A tafamidis trial in patients with stage I neuropathic ATTR (mobilization without need for support) failed to achieve statistical significance for its primary endpoints of neurological deterioration and quality of life. However, because all measured endpoints indicated that the drug decreased the rate of disease progression, tafamidis was approved by the European Medical Agency in 2011 for patients in stage I of neuropathic ATTR. [48] Since 2011, tafamidis has been approved for use in Japan, Mexico, and Argentina, where it is used as a first-line treatment option for patients with early-stage ATTR–familial amyloid polyneuropathy (FAP).


Vutrisiran gained FDA approval in June 2022 for polyneuropathy of hATTR in adults. Like patisiran, it is a siRNA that affects TTR. It is administered subcutaneously every 3 months. Approval was based on results from HELIOS-A, a global, open-label, multicenter, phase 3 study in which 164 patients with hATTR amyloidosis were randomized 3:1 to receive either vutrisiran or patisiran for 18 months. The efficacy of vutrisiran was also assessed by comparing the vutrisiran group in HELIOS-A with the placebo group (n = 77) from the APOLLO phase 3 study of patisiran. 

Vutrisiran met the primary endpoint of the study, the change from baseline in the modified Neuropathy Impairment Score + 7 (mNIS+7) at 9 months. Treatment with vutrisiran (N = 114) resulted in a 2.2 point mean decrease (improvement) in mNIS+7 from baseline compared with a 14.8 point mean increase (worsening) in the external placebo group (N = 67), resulting in a 17.0 point mean difference relative to placebo (P < 0.0001). By 9 months, 50% of patients treated with vutrisiran experienced improvement in neuropathy impairment relative to baseline. 

Vutrisiran also met all secondary endpoints, with significant improvement in the Norfolk Quality of Life Questionnaire–Diabetic Neuropathy (Norfolk QoL-DN) score and timed 10-meter walk test (10-MWT), and improvements were observed in exploratory endpoints, including change from baseline in modified body mass index, all relative to external placebo. Efficacy results at 18 months were consistent with 9-month data. [49, 50]   


Tolcapone is FDA approved for treatment of Parkinson disease and has Orphan Drug designation for treatment of ATTR. Tolcapone occupies the T4-binding sites located at the TTR dimer-dimer interface and prevents amyloidogenesis by stabilizing the tetramer in vivo in mice and humans. [51]  An added benefit is that it also inhibits TTR cytotoxicity. It has been shown that tolcapone docks better than tafamidis in wild type–TTR.


Diflunisal is a nonsteroidal anti-inflammatory drug that is FDA approved for treatment of arthritis. At a dosage of 250 mg twice daily, diflunisal successfully complexes to the thyroxine binding site and kinetically stabilizes circulating TTR tetramers, inhibiting release of the TTR monomer required for amyloidogenesis. In a randomized, placebo-controlled trial in patients with stage I-II ATTR–familial amyloid polyneuropathy (FAP), diflunisal improved quality of life scores and reduced progression of neurological impairment compared with placebo. Its use for this indication remains off-label. [52, 53]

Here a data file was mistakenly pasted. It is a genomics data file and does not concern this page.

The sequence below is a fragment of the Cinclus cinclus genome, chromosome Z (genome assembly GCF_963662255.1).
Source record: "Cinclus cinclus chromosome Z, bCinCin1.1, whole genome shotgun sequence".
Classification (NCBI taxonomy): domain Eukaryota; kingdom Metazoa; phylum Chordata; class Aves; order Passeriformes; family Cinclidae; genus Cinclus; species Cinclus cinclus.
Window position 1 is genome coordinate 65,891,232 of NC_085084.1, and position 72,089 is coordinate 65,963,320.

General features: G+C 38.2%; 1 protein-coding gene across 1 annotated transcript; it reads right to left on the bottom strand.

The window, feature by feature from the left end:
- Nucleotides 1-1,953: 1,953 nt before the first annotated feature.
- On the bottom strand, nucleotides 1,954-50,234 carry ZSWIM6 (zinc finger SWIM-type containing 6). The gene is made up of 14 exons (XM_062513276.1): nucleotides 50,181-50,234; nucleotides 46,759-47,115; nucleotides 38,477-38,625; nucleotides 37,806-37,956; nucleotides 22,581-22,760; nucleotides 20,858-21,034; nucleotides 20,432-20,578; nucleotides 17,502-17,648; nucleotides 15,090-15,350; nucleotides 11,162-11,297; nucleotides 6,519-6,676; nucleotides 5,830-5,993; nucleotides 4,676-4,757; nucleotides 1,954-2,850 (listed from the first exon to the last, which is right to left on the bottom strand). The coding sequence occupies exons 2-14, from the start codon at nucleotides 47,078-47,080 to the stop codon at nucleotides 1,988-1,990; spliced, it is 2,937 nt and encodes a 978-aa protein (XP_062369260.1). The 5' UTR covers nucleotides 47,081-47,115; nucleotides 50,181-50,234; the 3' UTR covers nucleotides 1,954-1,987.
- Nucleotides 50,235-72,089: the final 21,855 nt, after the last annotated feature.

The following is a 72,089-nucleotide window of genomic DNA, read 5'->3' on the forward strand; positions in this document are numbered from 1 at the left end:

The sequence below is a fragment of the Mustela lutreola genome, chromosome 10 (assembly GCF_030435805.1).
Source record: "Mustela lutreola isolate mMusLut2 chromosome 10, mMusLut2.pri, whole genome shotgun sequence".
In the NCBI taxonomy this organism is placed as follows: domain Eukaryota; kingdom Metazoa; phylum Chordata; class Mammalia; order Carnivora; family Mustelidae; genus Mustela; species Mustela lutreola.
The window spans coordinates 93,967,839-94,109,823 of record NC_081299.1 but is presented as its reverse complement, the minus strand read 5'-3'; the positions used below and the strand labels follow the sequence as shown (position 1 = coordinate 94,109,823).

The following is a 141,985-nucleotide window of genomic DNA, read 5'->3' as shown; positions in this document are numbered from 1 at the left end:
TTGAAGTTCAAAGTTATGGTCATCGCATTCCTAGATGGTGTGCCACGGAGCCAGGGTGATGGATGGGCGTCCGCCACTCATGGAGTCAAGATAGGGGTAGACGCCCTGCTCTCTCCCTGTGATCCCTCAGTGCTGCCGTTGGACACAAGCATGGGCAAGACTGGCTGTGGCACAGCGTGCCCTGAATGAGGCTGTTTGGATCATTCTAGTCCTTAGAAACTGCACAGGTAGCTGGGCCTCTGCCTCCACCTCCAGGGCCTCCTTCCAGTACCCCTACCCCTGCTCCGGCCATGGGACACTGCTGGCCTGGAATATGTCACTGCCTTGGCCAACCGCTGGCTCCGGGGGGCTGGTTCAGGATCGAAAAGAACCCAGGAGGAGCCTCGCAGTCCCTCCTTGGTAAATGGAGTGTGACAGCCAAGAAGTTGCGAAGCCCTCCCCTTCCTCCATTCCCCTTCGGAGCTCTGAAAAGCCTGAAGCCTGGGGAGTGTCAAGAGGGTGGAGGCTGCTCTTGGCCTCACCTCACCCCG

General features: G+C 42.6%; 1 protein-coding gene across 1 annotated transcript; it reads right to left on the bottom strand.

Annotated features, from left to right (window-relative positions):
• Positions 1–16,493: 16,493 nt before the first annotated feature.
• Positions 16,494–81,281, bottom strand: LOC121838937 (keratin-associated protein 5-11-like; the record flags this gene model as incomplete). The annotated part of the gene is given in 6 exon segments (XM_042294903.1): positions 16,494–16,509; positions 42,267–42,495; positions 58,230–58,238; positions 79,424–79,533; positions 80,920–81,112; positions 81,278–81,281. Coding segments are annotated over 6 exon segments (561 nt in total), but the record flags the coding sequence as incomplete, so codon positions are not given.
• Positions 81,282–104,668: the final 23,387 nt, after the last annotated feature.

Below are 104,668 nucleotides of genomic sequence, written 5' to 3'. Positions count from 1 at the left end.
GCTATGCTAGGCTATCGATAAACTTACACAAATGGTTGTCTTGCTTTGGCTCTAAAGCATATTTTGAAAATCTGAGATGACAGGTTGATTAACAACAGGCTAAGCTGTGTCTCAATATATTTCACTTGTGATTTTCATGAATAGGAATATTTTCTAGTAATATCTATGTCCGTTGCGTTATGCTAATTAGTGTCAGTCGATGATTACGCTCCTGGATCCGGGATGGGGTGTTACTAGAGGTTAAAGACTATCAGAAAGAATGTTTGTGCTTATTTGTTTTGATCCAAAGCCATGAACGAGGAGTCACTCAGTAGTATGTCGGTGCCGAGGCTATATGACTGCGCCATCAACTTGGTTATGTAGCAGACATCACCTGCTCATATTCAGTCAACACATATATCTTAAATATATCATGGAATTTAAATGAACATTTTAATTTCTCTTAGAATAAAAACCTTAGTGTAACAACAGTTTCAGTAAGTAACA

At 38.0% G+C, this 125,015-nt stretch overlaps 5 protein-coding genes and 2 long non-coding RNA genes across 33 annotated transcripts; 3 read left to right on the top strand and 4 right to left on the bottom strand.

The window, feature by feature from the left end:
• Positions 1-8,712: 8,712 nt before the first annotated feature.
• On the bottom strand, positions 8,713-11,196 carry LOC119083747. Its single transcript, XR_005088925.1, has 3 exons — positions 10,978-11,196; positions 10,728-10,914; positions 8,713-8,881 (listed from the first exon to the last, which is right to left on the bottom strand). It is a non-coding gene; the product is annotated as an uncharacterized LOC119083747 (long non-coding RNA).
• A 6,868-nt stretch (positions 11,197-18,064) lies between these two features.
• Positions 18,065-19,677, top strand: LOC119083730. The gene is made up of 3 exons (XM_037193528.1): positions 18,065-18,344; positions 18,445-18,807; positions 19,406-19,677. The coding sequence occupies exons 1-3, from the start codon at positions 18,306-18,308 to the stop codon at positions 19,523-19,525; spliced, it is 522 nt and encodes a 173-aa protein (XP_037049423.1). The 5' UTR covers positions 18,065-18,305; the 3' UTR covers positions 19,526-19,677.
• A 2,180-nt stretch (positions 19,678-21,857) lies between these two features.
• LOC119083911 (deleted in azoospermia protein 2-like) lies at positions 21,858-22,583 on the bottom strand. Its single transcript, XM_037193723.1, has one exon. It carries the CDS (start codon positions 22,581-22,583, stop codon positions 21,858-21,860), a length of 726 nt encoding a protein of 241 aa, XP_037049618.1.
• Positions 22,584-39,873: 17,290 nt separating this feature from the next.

Treatment of cardiac involvement

Management of identified ATTR-CM should involve early consideration of tafamidis or tafamidis meglumine, as earlier administration may slow the progressive disease process. [47] Diuretic agents must be used with caution. Although diuretics are commonly prescribed for patients with heart failure, their use in amyloidosis is complicated. Due to the restrictive effect of the disease, ventricular compliance is poor and end-diastolic volumes are low. Patients often require a higher filling pressure to distend the stiffened heart, and diuretic therapy reduces preload, which can further reduce stroke volume and systolic blood pressure. [25]

Beta-blockers, angiotensin-converting enzyme (ACE) inhibitors, and angiotensin receptor blockers (ARBs) are poorly tolerated in cardiac amyloidosis and should be avoided. Digoxin binds to amyloid fibrils and can lead to locally high levels; it also must be used with caution. [25]

Given the high incidence of sudden death in patients with ATTR-CM, it is prudent to consider prophylactic placement of an implantable cardioverter defibrillator (ICD). [25]


Surgical Care

Liver transplantation

Prior to 1990, no therapy for TTR-FAP was available. Liver transplantation was first performed for FAP in 1990, and as of December 31, 2017 a total of 2236 liver transplants had been reported to the Familial Amyloid Polyneuropathy World Transplant Registry (FAPWTR). [54] Transplantation replaces the main source of variant TTR with a source of normal-sequence TTR, sometimes leading to gradual fibril reabsorption and disease stabilization, especially of neurologic complications. Liver transplantation seems to halt progression of sensory, motor, and autonomic neuropathy. Ideally, the transplantation should be performed as early in the disease course as possible, before significant neurologic disability has been incurred. [55]